February 4, 2022
COVID-19 has been the leading cause of death in Los Angeles County for the past two years, surpassing coronary heart disease, according to announcement from the Los Angeles County Department of Public Health on Thursday.
Between March 2020 and December 2021, Los Angeles County recorded 24,947 deaths from COVID-19. At the same time, 21,513 residents died from coronary heart disease, which is historically the leading cause of death nationwide. In addition, 3,422 people died of pneumonia and flu during that time.
Although the latest increase in COVID-19 cases due to the Omicron variant has subsided, the elderly and unvaccinated people still face high risks of serious illness, hospitalization and death, the health department said.
“Unfortunately, despite vaccine availability and the dominance of Omicron, which generally causes less severe disease than previous variants, deaths from COVID-19 still far outnumber deaths from other respiratory diseases,” the announcement said.
Prior to the pandemic, coronary heart disease mortality regularly doubled all other causes of death in the county, according to until the deadline. In 2017, for example, coronary heart disease accounted for more than 11,000 deaths, followed by Alzheimer’s disease with 4,100 deaths. About 2,000 people died from pneumonia and flu.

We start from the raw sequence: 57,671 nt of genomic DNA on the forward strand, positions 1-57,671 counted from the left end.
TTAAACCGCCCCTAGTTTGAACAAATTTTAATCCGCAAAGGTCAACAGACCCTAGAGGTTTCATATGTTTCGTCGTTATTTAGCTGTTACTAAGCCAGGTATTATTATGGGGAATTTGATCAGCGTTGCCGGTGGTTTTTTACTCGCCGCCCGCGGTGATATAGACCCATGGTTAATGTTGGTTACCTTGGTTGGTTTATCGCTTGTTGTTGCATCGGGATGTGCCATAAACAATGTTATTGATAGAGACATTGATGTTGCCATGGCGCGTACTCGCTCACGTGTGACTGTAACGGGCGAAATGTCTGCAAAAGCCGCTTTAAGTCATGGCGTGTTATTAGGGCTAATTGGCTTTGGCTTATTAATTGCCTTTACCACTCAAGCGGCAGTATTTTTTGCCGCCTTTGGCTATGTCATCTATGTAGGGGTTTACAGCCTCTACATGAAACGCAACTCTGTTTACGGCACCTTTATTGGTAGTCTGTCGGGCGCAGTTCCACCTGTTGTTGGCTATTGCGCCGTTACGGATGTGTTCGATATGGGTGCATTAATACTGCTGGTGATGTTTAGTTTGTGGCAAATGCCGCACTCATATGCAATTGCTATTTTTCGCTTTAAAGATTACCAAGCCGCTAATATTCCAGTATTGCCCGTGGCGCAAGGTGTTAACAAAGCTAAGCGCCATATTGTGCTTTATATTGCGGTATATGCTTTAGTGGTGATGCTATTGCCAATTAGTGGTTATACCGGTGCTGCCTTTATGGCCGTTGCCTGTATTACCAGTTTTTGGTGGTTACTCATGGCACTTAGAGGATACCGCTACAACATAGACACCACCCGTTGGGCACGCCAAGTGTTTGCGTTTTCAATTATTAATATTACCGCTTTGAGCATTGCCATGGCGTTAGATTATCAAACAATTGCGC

About 82% of eligible Los Angeles County residents received at least one dose of COVID-19 vaccine, according to data latest data from the health department. About 73% were fully vaccinated and 34% received a supplementary vaccine.
Children aged 5 to 11 have the lowest vaccination rate, 32% received a single dose and 23% were fully vaccinated. During January, ages 5 to 11 accounted for 15% of all COVID-19 cases in the county despite making up 9% of the population.
“Children become infected with COVID-19,” said Barbara Ferrer, director of public health during a news briefing on Thursday.
Ferrer pointed to a recent analysis that showed that Americans are dying from COVID-19 twice as fast as in the UK and four times more than in Germany, citing a low vaccination rate as the most likely reason.
“These local and national findings are important reminders that COVID has led to unimaginable illness and death,” she said. “Increasing vaccination rates and adjunctive therapy offers the best hope for reducing the most tragic outcome of COVID infection.”